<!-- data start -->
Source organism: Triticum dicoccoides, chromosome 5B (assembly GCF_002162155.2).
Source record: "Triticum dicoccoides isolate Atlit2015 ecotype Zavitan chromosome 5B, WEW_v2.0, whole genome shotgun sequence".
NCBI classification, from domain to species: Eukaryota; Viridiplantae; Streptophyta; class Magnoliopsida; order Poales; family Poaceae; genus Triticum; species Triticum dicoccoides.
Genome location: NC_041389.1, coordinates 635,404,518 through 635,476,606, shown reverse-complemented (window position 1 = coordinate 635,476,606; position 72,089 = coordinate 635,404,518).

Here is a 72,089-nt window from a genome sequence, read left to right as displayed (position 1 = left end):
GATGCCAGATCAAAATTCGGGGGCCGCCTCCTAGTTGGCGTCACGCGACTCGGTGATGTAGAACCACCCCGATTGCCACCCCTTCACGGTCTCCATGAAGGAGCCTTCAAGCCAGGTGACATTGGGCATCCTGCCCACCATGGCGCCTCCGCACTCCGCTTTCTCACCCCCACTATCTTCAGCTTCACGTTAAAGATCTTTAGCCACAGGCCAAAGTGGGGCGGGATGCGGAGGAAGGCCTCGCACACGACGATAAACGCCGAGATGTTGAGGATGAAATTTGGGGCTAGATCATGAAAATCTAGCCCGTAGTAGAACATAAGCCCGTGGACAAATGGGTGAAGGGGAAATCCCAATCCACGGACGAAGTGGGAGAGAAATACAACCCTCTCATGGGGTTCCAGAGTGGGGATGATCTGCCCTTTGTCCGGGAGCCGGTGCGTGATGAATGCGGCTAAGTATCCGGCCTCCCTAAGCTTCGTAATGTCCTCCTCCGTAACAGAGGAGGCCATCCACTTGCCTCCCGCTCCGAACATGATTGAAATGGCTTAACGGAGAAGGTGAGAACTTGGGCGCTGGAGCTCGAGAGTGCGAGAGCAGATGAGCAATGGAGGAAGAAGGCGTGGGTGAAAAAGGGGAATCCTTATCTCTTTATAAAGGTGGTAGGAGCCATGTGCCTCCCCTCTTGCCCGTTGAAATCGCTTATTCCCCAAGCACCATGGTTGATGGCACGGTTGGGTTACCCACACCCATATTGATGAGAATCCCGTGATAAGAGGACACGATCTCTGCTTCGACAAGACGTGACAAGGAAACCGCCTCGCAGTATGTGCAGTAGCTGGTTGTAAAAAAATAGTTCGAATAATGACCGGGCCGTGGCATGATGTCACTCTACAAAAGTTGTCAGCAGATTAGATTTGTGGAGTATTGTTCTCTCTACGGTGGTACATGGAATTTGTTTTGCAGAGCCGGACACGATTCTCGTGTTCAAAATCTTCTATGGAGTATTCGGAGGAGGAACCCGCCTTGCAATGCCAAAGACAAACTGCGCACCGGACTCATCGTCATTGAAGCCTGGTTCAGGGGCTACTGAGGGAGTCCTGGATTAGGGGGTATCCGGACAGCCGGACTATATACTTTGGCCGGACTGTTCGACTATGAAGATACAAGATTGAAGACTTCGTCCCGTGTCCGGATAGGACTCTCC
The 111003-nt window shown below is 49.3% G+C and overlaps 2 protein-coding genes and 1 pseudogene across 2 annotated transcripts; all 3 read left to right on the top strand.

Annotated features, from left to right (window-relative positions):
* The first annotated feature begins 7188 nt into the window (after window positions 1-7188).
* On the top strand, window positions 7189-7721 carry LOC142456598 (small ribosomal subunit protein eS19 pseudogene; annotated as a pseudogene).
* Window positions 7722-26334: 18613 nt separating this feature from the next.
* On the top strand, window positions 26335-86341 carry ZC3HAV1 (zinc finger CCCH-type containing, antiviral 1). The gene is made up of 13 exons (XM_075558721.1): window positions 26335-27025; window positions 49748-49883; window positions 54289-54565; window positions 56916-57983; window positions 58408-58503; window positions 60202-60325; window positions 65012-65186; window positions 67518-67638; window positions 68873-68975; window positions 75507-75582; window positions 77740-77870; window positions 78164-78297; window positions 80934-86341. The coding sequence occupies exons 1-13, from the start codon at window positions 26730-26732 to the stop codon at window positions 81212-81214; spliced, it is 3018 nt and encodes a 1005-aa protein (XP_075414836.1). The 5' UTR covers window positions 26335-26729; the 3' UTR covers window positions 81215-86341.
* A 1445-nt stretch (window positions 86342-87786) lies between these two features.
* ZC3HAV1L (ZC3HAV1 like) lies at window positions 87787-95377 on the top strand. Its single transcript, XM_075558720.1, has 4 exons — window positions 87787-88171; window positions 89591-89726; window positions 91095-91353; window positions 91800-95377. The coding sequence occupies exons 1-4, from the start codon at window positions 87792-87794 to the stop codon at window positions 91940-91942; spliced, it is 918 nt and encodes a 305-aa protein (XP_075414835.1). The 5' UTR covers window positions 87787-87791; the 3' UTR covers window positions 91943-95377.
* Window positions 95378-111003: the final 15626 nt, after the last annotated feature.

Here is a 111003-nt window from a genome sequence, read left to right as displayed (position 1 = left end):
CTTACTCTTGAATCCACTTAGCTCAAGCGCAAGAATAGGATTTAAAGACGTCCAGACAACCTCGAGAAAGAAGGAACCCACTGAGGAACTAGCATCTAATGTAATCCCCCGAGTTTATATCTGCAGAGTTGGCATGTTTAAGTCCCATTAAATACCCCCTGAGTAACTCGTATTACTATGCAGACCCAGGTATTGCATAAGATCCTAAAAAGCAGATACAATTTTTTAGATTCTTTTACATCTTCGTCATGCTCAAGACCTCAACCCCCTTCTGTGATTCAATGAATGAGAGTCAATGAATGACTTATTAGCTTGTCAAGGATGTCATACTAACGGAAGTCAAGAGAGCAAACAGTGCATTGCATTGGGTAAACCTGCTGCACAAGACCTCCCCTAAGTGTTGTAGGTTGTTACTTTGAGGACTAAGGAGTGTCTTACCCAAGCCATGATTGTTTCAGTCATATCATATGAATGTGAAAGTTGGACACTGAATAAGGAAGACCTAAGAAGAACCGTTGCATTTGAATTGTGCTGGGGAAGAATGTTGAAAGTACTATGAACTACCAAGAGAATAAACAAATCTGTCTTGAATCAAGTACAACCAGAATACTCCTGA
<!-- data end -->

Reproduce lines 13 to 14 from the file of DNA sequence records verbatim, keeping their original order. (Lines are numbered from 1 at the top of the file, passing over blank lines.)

* A 1445-nt stretch (window positions 86342-87786) lies between these two features.
* ZC3HAV1L (ZC3HAV1 like) lies at window positions 87787-95377 on the top strand. Its single transcript, XM_075558720.1, has 4 exons — window positions 87787-88171; window positions 89591-89726; window positions 91095-91353; window positions 91800-95377. The coding sequence occupies exons 1-4, from the start codon at window positions 87792-87794 to the stop codon at window positions 91940-91942; spliced, it is 918 nt and encodes a 305-aa protein (XP_075414835.1). The 5' UTR covers window positions 87787-87791; the 3' UTR covers window positions 91943-95377.